Land Stewardship in Southeast Michigan

Why Our Work is Needed

Delta Institute seeks to engage landowners, land managers, and farmers to implement conservation practices in Southeastern Michigan, thus improving environmental outcomes. Specifically, we seek to improve water quality in the Great Lakes Basin through the reduction of nutrient loading and runoff. Transitioning to a different approach to land management will also enable farmers and producers to improve soil health and enhance the profitability and resiliency of their operation.

 

Brief Overview of What We’re Doing

To better understand the socioeconomic, environmental, and political dynamics that impact the success of these agricultural conservation programs, the project team at Delta Institute has compiled and summarized data on producer demographics, land use, cropping area, tenure status, conservation practices, and conservation program participation and outcomes. Our assessment also provides preliminary analysis of the data trends presented herein with a focus on four target counties located in Southeast Michigan. These counties, Hillsdale, Lenawee, Washtenaw, and Monroe, span the boundaries of eight subbasins, four of which drain directly into the western basin of Lake Erie. Note that St. Joseph/Tiffin is part of the Maumee River Watershed.

We’ve also completed an assessment of potential mechanisms to increase adoption of conservation practices in Southeast Michigan that increase the sustainability of agricultural operations and improve water quality. Specifically, the project team investigated the applicability and feasibility of the mechanisms described below for implementation in Hillsdale, Lenawee, Monroe, and Washtenaw counties. Additionally, the assessment highlights successful case studies of similarly structured programs in Midwest states and describes their basic programmatic frameworks to illustrate how the various mechanisms might be implemented in Southeast Michigan.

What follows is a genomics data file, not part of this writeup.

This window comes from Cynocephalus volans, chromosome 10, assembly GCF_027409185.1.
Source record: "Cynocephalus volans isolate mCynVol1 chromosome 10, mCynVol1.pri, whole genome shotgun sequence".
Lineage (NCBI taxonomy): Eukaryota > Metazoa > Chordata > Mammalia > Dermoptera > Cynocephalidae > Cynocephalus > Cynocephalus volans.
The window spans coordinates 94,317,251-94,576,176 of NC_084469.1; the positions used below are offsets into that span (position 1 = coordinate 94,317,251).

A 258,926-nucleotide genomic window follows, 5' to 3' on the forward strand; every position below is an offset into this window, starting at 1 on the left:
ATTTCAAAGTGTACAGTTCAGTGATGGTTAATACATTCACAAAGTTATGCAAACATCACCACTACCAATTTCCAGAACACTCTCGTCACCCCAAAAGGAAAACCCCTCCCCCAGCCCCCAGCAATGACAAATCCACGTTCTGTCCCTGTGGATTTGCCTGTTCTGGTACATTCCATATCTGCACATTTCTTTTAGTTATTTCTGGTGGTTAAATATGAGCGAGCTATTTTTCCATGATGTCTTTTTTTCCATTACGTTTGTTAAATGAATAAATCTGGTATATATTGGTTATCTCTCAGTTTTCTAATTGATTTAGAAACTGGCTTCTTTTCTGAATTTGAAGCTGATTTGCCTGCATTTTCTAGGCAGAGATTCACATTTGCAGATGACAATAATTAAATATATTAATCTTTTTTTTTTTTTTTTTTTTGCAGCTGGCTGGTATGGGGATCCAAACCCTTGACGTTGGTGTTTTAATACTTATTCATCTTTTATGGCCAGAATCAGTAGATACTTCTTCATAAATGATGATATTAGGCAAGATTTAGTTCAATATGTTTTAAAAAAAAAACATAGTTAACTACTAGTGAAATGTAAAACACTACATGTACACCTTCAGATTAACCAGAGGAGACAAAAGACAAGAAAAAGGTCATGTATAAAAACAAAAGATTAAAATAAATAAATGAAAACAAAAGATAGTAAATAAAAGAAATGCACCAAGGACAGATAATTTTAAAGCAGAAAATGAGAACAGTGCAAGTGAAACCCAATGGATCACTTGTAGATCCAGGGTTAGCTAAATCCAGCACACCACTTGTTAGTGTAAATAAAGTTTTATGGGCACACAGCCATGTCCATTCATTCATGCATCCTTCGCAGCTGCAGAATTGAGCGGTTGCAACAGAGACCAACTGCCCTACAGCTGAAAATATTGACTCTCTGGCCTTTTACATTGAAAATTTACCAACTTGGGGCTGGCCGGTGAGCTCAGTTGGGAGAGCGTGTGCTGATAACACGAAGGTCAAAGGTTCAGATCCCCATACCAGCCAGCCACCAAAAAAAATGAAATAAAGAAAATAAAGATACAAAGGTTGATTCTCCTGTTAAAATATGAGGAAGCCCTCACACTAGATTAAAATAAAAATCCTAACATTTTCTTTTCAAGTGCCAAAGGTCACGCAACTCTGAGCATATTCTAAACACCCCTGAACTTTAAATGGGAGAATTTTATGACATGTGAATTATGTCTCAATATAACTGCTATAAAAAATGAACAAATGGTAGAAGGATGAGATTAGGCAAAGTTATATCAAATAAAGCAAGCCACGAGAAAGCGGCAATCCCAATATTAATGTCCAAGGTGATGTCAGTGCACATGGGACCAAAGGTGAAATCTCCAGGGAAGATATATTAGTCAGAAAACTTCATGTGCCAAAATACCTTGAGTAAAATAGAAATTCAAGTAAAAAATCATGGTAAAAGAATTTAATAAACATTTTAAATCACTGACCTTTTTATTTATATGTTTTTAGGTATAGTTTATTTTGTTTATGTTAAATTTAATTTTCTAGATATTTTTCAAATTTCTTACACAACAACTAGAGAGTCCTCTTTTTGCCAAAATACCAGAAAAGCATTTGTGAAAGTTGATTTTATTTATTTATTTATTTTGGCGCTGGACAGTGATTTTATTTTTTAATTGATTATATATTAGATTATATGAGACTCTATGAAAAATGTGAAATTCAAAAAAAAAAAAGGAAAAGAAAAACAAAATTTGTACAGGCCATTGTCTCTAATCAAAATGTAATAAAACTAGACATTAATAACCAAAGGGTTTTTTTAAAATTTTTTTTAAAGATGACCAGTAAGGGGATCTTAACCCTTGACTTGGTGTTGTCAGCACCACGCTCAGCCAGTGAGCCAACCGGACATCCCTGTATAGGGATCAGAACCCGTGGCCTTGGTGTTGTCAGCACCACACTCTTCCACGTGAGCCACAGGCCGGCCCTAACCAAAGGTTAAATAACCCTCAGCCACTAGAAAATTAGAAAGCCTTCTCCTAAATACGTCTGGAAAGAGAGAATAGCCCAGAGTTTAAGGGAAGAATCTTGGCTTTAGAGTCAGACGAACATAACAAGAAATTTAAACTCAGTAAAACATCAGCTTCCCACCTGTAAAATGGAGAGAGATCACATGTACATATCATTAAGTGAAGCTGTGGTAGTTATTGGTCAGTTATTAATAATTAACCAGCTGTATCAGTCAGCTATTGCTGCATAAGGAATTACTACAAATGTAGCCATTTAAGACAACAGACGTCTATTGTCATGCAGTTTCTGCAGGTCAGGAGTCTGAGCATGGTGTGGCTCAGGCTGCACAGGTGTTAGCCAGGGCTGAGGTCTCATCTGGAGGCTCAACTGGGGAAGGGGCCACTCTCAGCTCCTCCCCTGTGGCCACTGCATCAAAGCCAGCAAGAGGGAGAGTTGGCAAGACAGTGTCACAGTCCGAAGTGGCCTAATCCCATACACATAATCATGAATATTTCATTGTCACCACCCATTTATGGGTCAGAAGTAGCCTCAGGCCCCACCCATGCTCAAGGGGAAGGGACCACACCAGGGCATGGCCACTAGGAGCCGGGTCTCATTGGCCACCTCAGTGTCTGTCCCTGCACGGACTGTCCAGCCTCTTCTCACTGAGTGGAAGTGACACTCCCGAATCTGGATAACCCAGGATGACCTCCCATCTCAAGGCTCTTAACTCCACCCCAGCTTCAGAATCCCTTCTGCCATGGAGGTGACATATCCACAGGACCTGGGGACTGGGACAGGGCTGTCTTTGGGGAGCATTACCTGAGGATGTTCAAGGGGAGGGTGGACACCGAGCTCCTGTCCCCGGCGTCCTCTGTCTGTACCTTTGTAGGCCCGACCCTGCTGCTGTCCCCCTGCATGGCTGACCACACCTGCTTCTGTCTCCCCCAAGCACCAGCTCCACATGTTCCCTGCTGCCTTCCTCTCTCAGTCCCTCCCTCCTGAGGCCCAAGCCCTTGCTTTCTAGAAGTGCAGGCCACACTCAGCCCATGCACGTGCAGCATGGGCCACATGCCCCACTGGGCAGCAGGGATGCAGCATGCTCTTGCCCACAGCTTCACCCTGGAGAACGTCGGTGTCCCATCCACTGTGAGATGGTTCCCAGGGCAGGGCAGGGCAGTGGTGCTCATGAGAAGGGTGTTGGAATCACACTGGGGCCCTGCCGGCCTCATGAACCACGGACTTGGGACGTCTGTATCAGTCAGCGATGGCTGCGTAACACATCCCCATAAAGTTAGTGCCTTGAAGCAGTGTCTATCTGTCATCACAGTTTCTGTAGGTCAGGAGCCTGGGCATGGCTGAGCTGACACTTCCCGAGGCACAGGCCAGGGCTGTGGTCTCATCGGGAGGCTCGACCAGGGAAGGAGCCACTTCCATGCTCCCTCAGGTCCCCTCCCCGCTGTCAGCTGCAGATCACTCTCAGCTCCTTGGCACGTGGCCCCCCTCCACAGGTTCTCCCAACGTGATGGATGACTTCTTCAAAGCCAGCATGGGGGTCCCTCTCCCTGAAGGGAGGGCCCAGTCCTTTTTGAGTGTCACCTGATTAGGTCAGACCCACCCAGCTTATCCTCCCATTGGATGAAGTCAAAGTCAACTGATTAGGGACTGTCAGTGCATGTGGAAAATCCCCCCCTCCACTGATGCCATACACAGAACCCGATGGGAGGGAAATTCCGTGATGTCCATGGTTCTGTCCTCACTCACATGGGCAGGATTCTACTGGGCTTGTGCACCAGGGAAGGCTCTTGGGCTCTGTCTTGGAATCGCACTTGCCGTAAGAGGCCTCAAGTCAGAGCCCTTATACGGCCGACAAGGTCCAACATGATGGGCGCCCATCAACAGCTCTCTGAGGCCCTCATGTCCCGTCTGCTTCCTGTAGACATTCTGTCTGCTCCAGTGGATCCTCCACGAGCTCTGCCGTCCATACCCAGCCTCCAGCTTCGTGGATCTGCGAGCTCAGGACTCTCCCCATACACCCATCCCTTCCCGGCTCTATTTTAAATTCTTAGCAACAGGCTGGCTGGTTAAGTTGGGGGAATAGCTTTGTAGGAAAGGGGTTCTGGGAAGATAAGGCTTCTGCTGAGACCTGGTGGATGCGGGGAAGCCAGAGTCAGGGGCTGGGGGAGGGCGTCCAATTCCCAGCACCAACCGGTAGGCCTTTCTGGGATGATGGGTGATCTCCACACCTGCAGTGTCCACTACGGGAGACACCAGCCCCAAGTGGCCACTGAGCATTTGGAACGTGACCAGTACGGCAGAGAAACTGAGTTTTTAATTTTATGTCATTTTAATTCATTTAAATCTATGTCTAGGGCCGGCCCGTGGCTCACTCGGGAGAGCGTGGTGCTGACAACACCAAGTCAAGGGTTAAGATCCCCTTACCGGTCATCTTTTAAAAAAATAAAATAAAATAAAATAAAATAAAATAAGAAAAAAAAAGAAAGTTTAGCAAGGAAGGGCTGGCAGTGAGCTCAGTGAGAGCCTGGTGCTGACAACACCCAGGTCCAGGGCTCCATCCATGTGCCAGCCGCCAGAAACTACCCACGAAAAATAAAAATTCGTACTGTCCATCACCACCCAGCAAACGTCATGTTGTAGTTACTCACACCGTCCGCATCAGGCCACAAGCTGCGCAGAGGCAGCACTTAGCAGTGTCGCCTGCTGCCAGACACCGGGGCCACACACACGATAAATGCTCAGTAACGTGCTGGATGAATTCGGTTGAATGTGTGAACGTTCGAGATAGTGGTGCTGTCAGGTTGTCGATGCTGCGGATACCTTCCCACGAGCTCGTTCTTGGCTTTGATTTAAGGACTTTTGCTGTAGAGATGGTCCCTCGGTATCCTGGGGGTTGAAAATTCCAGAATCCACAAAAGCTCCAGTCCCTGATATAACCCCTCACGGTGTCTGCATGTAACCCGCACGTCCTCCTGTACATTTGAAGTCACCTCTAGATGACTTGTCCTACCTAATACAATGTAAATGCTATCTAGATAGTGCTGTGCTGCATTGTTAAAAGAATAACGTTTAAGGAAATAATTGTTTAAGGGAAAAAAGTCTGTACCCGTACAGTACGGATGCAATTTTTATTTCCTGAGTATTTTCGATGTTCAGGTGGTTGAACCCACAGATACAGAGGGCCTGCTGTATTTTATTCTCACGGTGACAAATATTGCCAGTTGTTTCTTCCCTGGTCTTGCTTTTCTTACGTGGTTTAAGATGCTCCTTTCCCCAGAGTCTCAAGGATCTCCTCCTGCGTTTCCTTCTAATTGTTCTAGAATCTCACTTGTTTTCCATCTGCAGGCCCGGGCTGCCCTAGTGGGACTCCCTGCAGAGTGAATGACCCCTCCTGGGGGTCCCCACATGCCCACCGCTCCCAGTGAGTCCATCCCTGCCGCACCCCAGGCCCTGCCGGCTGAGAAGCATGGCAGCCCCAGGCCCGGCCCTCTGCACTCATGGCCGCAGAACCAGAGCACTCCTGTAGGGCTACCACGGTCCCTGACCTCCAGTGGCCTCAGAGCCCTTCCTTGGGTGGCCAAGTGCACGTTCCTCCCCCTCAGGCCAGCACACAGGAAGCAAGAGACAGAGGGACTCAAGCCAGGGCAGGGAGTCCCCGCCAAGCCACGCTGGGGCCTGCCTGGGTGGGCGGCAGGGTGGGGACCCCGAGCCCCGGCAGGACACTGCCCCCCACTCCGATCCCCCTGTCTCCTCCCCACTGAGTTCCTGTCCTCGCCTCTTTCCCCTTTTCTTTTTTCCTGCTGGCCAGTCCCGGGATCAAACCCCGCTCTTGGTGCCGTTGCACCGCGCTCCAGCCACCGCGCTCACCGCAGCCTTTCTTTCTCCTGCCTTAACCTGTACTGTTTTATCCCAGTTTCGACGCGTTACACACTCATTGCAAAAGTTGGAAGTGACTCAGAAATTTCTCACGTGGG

Location

 

Project Materials and Resources

The resources below include the Current Conditions Assessment and Recommendations Roadmap that have been developed by the project team during the first phase of our land stewardship efforts in Southeast Michigan:

Current Conditions Assessment

Click to view/download.
This assessment presents data on producer demographics, land use, cropping area, tenure status, conservation practices and conservation program outcome and participation. It also provides preliminary analysis of the data trends in the focus geography.

Recommendations Roadmap

Click to view/download.
This roadmap is an assessment of potential mechanisms to increase adoption of conservation practices in Southeast Michigan that increase the sustainability of agricultural operations and improve water quality. Specifically, the project team investigated the applicability and feasibility of the mechanisms described below for implementation in Hillsdale, Lenawee, Monroe, and Washtenaw counties. Additionally, the assessment highlights successful case studies of similarly structured programs in Midwest states and describes their basic programmatic frameworks to illustrate how the various mechanisms might be implemented in Southeast Michigan.

Partners

Delta Institute is partnering with Michigan State University, the Michigan Environmental Council, the Michigan Association of Conservation Districts, and many other local and regional partners who provided their talent, expertise, and feedback to help inform these assessments and recommendations.

Funding

This project is being supported by the Fred A. and Barbara M. Erb Family Foundation.

 

Banner photo by Johannes Plenio

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